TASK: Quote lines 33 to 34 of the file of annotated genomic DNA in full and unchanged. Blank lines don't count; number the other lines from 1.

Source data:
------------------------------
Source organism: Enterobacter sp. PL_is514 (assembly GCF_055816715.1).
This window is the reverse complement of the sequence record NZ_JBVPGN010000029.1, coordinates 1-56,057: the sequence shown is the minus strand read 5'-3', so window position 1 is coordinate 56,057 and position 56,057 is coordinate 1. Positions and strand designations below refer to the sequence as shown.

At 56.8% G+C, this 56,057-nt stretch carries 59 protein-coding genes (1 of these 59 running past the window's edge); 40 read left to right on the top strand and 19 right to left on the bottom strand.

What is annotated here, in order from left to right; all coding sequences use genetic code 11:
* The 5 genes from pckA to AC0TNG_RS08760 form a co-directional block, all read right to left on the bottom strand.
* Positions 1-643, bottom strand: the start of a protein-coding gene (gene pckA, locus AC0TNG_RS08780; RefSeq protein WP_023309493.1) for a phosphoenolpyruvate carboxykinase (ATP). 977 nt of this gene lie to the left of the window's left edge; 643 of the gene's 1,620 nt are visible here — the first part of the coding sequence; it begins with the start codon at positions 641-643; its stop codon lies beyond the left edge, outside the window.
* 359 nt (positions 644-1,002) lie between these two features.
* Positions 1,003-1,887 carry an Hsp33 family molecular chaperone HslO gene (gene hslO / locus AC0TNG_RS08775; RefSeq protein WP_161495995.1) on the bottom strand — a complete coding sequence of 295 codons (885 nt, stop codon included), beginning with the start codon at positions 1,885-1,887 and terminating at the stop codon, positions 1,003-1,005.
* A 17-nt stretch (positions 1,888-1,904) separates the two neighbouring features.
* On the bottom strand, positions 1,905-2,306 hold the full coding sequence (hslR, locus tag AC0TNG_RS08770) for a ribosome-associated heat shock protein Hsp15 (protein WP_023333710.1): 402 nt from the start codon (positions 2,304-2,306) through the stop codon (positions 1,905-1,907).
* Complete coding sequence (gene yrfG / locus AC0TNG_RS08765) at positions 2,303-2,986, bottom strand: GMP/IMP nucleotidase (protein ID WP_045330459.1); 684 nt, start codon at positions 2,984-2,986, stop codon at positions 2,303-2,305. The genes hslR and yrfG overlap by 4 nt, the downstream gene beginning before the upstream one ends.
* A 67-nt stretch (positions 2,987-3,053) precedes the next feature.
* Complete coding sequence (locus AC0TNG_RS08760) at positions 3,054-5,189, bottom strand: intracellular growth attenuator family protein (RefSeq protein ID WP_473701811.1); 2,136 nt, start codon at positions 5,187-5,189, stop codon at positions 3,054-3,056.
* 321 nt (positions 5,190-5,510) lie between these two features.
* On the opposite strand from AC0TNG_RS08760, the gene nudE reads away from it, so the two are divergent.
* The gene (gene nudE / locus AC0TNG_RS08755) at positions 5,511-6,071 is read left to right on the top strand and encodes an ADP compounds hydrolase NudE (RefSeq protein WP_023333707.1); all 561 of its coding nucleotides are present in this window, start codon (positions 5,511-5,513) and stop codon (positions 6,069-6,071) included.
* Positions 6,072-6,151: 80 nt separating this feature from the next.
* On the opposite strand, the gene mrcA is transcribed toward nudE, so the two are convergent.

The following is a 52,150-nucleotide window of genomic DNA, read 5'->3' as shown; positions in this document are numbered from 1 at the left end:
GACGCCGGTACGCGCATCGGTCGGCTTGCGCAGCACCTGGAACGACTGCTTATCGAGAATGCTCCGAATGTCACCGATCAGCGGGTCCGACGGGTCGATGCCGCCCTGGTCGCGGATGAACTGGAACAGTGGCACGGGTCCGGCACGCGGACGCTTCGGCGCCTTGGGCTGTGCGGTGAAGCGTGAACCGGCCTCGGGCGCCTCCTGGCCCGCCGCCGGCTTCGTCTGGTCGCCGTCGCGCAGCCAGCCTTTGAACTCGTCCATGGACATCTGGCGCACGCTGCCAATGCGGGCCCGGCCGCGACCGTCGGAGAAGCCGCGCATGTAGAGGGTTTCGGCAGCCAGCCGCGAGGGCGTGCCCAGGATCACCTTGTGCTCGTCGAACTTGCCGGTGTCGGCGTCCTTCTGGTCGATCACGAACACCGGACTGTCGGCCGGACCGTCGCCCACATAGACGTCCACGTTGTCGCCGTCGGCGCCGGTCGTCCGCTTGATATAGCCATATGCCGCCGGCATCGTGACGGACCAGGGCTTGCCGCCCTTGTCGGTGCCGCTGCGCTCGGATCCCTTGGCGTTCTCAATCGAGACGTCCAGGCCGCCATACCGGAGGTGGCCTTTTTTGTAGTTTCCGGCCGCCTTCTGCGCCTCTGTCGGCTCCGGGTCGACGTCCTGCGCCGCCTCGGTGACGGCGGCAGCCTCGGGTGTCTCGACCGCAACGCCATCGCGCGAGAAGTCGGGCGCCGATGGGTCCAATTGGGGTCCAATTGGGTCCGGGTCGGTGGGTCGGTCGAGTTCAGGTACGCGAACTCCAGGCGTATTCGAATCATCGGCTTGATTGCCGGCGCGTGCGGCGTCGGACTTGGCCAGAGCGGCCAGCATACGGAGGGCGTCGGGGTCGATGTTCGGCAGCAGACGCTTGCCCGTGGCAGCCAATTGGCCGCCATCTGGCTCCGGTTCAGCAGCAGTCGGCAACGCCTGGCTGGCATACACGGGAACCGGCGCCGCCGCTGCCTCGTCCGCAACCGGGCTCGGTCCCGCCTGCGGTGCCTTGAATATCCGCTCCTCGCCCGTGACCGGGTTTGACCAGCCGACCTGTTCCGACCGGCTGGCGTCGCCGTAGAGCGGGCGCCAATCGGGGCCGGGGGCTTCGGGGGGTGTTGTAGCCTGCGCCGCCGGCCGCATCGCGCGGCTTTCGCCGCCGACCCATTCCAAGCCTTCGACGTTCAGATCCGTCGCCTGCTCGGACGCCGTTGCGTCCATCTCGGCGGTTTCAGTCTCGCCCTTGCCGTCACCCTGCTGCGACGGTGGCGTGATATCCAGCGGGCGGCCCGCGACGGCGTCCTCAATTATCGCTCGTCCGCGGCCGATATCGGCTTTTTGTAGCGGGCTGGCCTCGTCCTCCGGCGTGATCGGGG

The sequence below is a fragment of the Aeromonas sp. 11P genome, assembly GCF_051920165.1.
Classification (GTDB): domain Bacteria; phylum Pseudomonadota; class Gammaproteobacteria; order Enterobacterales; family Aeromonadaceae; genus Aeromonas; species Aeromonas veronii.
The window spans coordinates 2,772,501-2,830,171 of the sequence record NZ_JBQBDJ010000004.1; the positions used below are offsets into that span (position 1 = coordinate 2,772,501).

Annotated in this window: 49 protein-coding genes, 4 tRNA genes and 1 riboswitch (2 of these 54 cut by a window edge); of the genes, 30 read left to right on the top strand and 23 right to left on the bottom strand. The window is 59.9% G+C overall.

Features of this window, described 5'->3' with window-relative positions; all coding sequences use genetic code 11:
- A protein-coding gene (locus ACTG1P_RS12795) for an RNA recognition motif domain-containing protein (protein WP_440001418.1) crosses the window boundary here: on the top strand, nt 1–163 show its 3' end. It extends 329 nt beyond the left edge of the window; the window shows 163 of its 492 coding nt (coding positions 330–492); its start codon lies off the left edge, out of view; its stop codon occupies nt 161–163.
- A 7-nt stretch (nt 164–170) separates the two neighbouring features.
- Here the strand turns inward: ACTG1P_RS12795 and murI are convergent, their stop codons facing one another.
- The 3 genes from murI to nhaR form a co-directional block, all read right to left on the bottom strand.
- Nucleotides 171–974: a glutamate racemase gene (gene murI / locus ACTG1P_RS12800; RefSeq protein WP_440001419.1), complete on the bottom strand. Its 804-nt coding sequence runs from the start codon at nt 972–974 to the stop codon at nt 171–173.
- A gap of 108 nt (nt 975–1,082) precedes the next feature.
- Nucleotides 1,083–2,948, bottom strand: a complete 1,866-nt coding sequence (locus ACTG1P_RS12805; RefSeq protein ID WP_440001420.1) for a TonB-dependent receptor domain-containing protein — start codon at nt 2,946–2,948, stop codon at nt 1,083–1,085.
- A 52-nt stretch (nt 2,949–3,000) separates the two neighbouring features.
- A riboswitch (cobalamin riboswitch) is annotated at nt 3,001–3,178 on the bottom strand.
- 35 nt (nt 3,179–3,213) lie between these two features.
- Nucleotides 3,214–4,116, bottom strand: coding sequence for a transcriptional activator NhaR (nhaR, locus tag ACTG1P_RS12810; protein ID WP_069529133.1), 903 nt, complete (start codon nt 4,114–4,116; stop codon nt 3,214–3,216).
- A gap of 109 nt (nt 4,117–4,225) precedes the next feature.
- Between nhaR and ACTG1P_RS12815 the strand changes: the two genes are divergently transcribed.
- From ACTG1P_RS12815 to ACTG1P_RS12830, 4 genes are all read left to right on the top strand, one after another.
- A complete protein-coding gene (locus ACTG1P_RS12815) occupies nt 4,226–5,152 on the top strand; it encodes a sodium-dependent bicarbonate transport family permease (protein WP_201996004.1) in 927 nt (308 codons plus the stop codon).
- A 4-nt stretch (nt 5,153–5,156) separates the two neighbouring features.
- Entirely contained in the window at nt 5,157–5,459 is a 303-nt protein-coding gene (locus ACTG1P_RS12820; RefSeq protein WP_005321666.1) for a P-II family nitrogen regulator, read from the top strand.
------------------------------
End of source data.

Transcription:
- A 52-nt stretch (nt 2,949–3,000) separates the two neighbouring features.
- A riboswitch (cobalamin riboswitch) is annotated at nt 3,001–3,178 on the bottom strand.